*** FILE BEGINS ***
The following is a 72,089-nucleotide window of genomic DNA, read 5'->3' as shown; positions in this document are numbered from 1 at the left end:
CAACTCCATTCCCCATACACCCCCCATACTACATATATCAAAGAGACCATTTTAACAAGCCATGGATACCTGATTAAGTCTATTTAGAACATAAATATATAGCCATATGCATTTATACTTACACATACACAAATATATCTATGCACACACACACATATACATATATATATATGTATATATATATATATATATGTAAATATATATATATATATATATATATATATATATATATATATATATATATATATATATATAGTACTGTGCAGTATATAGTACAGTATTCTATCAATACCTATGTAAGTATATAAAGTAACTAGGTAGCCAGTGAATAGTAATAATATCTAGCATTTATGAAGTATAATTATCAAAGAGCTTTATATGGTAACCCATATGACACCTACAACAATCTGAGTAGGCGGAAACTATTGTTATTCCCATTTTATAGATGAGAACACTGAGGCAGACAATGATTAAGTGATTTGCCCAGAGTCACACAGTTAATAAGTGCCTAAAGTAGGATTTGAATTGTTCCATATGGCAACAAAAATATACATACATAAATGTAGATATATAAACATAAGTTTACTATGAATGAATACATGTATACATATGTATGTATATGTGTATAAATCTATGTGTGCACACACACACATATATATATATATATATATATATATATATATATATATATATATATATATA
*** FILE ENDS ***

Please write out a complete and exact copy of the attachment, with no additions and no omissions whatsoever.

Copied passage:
The following is a 72,089-nucleotide window of genomic DNA, read 5'->3' as shown; positions in this document are numbered from 1 at the left end:
CAACTCCATTCCCCATACACCCCCCATACTACATATATCAAAGAGACCATTTTAACAAGCCATGGATACCTGATTAAGTCTATTTAGAACATAAATATATAGCCATATGCATTTATACTTACACATACACAAATATATCTATGCACACACACACATATACATATATATATATGTATATATATATATATATATGTAAATATATATATATATATATATATATATATATATATATATATATATATATATATATATATAGTACTGTGCAGTATATAGTACAGTATTCTATCAATACCTATGTAAGTATATAAAGTAACTAGGTAGCCAGTGAATAGTAATAATATCTAGCATTTATGAAGTATAATTATCAAAGAGCTTTATATGGTAACCCATATGACACCTACAACAATCTGAGTAGGCGGAAACTATTGTTATTCCCATTTTATAGATGAGAACACTGAGGCAGACAATGATTAAGTGATTTGCCCAGAGTCACACAGTTAATAAGTGCCTAAAGTAGGATTTGAATTGTTCCATATGGCAACAAAAATATACATACATAAATGTAGATATATAAACATAAGTTTACTATGAATGAATACATGTATACATATGTATGTATATGTGTATAAATCTATGTGTGCACACACACACATATATATATATATATATATATATATATATATATATATATATATATATATA